Sunday, August 12

Going nowhere fast

We've arrived safely in Los Angeles after a rather long and eventful flight. Our three week road trip up the US West Coast has begun. I say eventful as it started with a 3.5 hour delayed departure after our plane suffering damage in the gale force winds that swept through Sydney yesterday. Apparently the wind flipped an unsecured set of stairs into the side of an engine, causing some serious damage.

Engineers worked through the night on repairs. However, at the last minute Qantas decided to substitute the A380 we were meant to fly on with a smaller B747. This decision resulted in 70 passengers being bumped off the flight, while those who made it aboard found every available seat was filled. The substitution also meant that our entire flight crew were a team pulled from standby with less than four hours notice.

We cashed in a wad of frequent flyer points for an upgrade to First Class. On the A380 this is a magnificent experience. The same cabin on the B747 pales in comparison. The old cabin is tired, cramped and no better value than a regular business class seat. We'd never spend points on an upgrade so the late substitution of our airport was a real disappointment. We'd have preferred to have saved our points for another occasion.

Our flight across the Pacific did have one endearing quality. Jamie Durie, the former Chippendale dancer turned TV personality, was on our flight. He sat one seat away in my row, leaving me with a permanent crick in my neck after 13 hours of subversive glances. As Garry wryly noted we can now claim to have slept in the same room with Jamie.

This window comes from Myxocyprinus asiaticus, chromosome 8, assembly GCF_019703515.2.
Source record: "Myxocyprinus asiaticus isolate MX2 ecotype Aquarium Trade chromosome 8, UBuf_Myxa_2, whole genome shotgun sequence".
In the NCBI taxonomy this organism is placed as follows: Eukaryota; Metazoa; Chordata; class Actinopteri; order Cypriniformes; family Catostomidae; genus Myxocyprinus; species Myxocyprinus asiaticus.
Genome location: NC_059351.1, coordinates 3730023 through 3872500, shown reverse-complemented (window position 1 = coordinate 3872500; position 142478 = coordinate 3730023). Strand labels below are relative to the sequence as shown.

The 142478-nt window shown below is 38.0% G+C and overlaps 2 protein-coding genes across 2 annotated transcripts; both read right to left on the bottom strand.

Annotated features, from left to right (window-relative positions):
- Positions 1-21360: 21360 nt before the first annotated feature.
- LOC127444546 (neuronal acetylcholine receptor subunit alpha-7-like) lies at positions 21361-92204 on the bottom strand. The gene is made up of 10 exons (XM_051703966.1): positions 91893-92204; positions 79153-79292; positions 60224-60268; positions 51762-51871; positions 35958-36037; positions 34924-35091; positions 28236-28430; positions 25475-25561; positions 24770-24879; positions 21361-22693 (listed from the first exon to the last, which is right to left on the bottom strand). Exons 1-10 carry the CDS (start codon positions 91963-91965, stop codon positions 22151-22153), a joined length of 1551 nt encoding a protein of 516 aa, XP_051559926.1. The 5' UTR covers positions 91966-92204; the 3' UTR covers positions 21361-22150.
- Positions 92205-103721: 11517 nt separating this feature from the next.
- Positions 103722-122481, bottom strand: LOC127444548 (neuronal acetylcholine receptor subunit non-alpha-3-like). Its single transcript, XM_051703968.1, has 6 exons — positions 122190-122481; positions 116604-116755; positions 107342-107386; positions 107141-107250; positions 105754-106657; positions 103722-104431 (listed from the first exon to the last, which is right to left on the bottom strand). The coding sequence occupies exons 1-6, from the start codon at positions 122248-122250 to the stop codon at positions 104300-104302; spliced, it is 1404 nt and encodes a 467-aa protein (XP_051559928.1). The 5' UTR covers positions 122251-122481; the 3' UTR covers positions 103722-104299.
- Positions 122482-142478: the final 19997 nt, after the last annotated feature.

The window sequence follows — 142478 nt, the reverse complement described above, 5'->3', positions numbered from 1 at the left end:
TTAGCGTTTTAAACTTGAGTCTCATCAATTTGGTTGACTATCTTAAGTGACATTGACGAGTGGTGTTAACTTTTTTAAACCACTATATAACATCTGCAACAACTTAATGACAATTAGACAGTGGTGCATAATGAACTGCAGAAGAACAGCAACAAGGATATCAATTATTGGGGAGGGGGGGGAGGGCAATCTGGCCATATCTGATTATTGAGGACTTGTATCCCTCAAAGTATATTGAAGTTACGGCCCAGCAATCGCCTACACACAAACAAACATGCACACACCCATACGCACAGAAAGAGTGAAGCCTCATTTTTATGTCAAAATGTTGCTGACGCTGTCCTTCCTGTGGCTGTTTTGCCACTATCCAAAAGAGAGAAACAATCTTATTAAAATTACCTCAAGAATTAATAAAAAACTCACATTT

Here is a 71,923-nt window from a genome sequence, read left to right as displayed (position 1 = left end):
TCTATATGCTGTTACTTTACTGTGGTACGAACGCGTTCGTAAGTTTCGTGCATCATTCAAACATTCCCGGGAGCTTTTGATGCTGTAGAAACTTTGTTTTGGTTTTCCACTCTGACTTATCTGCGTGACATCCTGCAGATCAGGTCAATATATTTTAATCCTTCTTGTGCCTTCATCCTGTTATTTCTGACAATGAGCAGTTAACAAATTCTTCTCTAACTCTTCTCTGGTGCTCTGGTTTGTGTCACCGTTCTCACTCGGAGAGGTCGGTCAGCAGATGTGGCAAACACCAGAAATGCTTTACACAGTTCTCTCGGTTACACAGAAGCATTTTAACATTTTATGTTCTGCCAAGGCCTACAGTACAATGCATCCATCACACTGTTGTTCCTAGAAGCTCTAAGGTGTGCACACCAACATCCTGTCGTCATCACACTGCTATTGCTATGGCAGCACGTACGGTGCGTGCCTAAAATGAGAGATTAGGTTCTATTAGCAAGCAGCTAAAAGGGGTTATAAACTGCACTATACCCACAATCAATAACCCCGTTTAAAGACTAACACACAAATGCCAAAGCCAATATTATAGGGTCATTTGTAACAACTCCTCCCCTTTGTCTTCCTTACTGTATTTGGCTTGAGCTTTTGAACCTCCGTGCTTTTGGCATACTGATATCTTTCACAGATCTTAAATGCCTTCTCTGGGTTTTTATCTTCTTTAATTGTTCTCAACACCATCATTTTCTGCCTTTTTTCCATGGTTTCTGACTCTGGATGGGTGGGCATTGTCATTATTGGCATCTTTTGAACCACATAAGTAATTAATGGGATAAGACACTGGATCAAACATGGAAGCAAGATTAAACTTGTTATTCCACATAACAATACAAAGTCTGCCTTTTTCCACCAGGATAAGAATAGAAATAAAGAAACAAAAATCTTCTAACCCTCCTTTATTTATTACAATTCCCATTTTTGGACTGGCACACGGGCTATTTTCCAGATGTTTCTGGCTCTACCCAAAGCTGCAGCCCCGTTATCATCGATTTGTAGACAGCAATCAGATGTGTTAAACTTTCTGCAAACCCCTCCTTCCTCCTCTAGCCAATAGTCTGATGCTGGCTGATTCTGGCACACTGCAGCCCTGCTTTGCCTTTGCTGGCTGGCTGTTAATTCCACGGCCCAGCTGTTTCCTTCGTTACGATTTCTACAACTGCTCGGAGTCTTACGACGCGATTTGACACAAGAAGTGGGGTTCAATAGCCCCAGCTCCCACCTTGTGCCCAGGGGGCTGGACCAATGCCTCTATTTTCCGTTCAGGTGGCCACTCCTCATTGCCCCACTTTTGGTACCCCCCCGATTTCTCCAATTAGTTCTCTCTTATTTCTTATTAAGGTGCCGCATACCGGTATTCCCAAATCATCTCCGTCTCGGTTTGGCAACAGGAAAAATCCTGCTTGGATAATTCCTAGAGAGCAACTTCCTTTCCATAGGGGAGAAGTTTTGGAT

Getting out of LA and on to the coast road proved quite a test of our jetlagged driving skills. We arrived to a picture perfect, hot and sunny California Summer's Day. As a result it seemed that everyone in the state was headed for the beach. The freeways were jammed and traffic along the coast road was barely crawling. The first 17 miles of our anticipated 2,000 mile journey took well over an hour to complete. Given that our first day involved a 160 mile drive this initial pace was quite a shock. Fortunately the traffic slowly began to thin and our pace soon quickened.

We arrived at Solvang, our first night's destination just as the sun began turning fiery red on the western horizon. Solvang proved to be a great choice. The town was settled early in the 20th Century by Danish migrants. Over the years this Nordic influence has progressively shaped the town resulting a clean, quaint and slightly kitsch faux European streetscape. The contrast between this quiet, orderly town and LA's grinding traffic chaos couldn't have been more stark.

• Posted from my iPhone

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